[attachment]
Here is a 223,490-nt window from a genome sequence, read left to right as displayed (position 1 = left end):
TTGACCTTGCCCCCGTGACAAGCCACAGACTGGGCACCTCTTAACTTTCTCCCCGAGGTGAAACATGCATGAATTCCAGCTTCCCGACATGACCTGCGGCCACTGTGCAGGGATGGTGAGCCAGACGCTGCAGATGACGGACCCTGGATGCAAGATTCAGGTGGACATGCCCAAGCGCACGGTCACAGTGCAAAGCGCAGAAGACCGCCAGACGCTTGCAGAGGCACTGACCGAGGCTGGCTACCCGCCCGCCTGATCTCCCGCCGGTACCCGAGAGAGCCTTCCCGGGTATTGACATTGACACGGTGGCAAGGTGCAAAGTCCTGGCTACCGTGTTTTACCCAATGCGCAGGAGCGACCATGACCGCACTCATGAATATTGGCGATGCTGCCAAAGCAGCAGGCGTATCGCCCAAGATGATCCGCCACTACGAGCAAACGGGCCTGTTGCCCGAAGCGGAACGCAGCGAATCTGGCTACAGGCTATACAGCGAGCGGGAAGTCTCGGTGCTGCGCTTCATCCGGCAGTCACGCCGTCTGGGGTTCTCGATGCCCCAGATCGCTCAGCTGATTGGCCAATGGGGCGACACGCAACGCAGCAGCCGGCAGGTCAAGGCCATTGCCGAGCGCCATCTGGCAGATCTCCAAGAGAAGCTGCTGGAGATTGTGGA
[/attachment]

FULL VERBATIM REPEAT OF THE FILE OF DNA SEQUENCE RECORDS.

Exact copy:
Here is a 223,490-nt window from a genome sequence, read left to right as displayed (position 1 = left end):
TTGACCTTGCCCCCGTGACAAGCCACAGACTGGGCACCTCTTAACTTTCTCCCCGAGGTGAAACATGCATGAATTCCAGCTTCCCGACATGACCTGCGGCCACTGTGCAGGGATGGTGAGCCAGACGCTGCAGATGACGGACCCTGGATGCAAGATTCAGGTGGACATGCCCAAGCGCACGGTCACAGTGCAAAGCGCAGAAGACCGCCAGACGCTTGCAGAGGCACTGACCGAGGCTGGCTACCCGCCCGCCTGATCTCCCGCCGGTACCCGAGAGAGCCTTCCCGGGTATTGACATTGACACGGTGGCAAGGTGCAAAGTCCTGGCTACCGTGTTTTACCCAATGCGCAGGAGCGACCATGACCGCACTCATGAATATTGGCGATGCTGCCAAAGCAGCAGGCGTATCGCCCAAGATGATCCGCCACTACGAGCAAACGGGCCTGTTGCCCGAAGCGGAACGCAGCGAATCTGGCTACAGGCTATACAGCGAGCGGGAAGTCTCGGTGCTGCGCTTCATCCGGCAGTCACGCCGTCTGGGGTTCTCGATGCCCCAGATCGCTCAGCTGATTGGCCAATGGGGCGACACGCAACGCAGCAGCCGGCAGGTCAAGGCCATTGCCGAGCGCCATCTGGCAGATCTCCAAGAGAAGCTGCTGGAGATTGTGGA